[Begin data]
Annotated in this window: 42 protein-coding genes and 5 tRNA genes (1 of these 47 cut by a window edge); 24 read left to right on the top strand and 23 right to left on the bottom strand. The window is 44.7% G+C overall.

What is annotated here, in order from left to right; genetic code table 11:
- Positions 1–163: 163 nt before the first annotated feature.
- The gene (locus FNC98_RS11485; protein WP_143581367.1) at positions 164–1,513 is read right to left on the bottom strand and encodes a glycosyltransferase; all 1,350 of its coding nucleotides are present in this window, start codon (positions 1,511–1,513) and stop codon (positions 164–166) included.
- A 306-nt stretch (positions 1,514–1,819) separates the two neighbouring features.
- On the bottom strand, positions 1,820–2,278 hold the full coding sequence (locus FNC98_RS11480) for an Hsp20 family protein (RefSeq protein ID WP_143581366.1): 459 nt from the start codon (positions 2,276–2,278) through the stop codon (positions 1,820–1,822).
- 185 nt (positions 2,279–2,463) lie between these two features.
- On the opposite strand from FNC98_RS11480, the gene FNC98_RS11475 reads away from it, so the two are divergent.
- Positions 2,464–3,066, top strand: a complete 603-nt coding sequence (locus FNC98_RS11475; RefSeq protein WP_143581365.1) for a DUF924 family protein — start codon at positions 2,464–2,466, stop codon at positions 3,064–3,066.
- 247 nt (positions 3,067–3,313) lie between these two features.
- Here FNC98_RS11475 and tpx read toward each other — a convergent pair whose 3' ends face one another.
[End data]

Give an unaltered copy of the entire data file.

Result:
Annotated in this window: 42 protein-coding genes and 5 tRNA genes (1 of these 47 cut by a window edge); 24 read left to right on the top strand and 23 right to left on the bottom strand. The window is 44.7% G+C overall.

What is annotated here, in order from left to right; genetic code table 11:
- Positions 1–163: 163 nt before the first annotated feature.
- The gene (locus FNC98_RS11485; protein WP_143581367.1) at positions 164–1,513 is read right to left on the bottom strand and encodes a glycosyltransferase; all 1,350 of its coding nucleotides are present in this window, start codon (positions 1,511–1,513) and stop codon (positions 164–166) included.
- A 306-nt stretch (positions 1,514–1,819) separates the two neighbouring features.
- On the bottom strand, positions 1,820–2,278 hold the full coding sequence (locus FNC98_RS11480) for an Hsp20 family protein (RefSeq protein ID WP_143581366.1): 459 nt from the start codon (positions 2,276–2,278) through the stop codon (positions 1,820–1,822).
- 185 nt (positions 2,279–2,463) lie between these two features.
- On the opposite strand from FNC98_RS11480, the gene FNC98_RS11475 reads away from it, so the two are divergent.
- Positions 2,464–3,066, top strand: a complete 603-nt coding sequence (locus FNC98_RS11475; RefSeq protein WP_143581365.1) for a DUF924 family protein — start codon at positions 2,464–2,466, stop codon at positions 3,064–3,066.
- 247 nt (positions 3,067–3,313) lie between these two features.
- Here FNC98_RS11475 and tpx read toward each other — a convergent pair whose 3' ends face one another.